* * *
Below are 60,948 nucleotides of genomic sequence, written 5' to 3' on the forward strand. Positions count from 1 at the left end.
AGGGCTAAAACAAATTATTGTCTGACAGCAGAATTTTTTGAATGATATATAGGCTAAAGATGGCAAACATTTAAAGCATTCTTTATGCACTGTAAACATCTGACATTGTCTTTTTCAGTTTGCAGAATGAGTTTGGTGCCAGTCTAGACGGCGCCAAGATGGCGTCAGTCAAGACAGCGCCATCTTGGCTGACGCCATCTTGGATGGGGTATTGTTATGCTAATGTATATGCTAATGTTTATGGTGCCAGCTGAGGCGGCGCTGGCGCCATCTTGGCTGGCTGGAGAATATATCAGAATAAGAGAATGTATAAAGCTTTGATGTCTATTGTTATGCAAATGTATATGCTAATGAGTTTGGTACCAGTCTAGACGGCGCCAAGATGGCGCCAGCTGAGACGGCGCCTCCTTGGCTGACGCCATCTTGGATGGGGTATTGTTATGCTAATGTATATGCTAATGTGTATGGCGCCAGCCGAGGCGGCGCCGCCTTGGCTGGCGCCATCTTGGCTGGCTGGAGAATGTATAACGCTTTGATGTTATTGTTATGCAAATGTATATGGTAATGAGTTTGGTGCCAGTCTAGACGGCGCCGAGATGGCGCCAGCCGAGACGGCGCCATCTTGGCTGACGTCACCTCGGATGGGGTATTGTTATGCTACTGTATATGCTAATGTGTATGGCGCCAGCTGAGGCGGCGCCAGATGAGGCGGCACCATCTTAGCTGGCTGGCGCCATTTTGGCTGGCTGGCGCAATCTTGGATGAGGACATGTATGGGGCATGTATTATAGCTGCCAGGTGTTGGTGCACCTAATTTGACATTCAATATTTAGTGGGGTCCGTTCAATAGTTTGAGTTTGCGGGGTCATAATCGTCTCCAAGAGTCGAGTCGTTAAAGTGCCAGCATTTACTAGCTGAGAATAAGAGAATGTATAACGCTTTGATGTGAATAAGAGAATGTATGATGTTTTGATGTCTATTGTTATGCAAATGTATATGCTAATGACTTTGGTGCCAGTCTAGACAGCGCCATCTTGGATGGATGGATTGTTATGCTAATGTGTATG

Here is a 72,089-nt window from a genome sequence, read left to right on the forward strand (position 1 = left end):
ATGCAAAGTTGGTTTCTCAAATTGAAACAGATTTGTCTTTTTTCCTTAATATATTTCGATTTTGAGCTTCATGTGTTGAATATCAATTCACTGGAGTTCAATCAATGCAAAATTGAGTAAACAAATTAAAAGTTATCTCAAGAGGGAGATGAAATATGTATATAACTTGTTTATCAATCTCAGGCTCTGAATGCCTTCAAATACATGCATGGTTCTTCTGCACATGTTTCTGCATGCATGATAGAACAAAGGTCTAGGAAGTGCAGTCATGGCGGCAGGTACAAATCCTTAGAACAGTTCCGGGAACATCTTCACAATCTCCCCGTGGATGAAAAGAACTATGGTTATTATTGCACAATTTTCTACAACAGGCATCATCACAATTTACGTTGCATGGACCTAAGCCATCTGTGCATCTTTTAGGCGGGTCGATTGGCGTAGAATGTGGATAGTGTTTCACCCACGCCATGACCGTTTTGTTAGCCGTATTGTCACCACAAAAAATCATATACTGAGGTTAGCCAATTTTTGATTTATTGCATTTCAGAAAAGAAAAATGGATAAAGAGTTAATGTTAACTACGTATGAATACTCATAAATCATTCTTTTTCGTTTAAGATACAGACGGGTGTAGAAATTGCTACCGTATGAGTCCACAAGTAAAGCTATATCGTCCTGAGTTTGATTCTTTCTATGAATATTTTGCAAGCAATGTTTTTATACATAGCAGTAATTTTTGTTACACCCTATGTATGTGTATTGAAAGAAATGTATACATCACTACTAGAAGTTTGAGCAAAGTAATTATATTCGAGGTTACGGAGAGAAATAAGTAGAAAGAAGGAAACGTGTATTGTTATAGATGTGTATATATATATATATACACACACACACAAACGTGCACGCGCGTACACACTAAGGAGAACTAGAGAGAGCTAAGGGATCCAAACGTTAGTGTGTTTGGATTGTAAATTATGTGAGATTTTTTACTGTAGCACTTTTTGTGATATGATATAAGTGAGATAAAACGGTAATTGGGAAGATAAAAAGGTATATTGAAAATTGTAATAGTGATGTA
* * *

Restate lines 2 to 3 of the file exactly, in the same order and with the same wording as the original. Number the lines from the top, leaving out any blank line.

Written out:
AGGGCTAAAACAAATTATTGTCTGACAGCAGAATTTTTTGAATGATATATAGGCTAAAGATGGCAAACATTTAAAGCATTCTTTATGCACTGTAAACATCTGACATTGTCTTTTTCAGTTTGCAGAATGAGTTTGGTGCCAGTCTAGACGGCGCCAAGATGGCGTCAGTCAAGACAGCGCCATCTTGGCTGACGCCATCTTGGATGGGGTATTGTTATGCTAATGTATATGCTAATGTTTATGGTGCCAGCTGAGGCGGCGCTGGCGCCATCTTGGCTGGCTGGAGAATATATCAGAATAAGAGAATGTATAAAGCTTTGATGTCTATTGTTATGCAAATGTATATGCTAATGAGTTTGGTACCAGTCTAGACGGCGCCAAGATGGCGCCAGCTGAGACGGCGCCTCCTTGGCTGACGCCATCTTGGATGGGGTATTGTTATGCTAATGTATATGCTAATGTGTATGGCGCCAGCCGAGGCGGCGCCGCCTTGGCTGGCGCCATCTTGGCTGGCTGGAGAATGTATAACGCTTTGATGTTATTGTTATGCAAATGTATATGGTAATGAGTTTGGTGCCAGTCTAGACGGCGCCGAGATGGCGCCAGCCGAGACGGCGCCATCTTGGCTGACGTCACCTCGGATGGGGTATTGTTATGCTACTGTATATGCTAATGTGTATGGCGCCAGCTGAGGCGGCGCCAGATGAGGCGGCACCATCTTAGCTGGCTGGCGCCATTTTGGCTGGCTGGCGCAATCTTGGATGAGGACATGTATGGGGCATGTATTATAGCTGCCAGGTGTTGGTGCACCTAATTTGACATTCAATATTTAGTGGGGTCCGTTCAATAGTTTGAGTTTGCGGGGTCATAATCGTCTCCAAGAGTCGAGTCGTTAAAGTGCCAGCATTTACTAGCTGAGAATAAGAGAATGTATAACGCTTTGATGTGAATAAGAGAATGTATGATGTTTTGATGTCTATTGTTATGCAAATGTATATGCTAATGACTTTGGTGCCAGTCTAGACAGCGCCATCTTGGATGGATGGATTGTTATGCTAATGTGTATG

Here is a 72,089-nt window from a genome sequence, read left to right on the forward strand (position 1 = left end):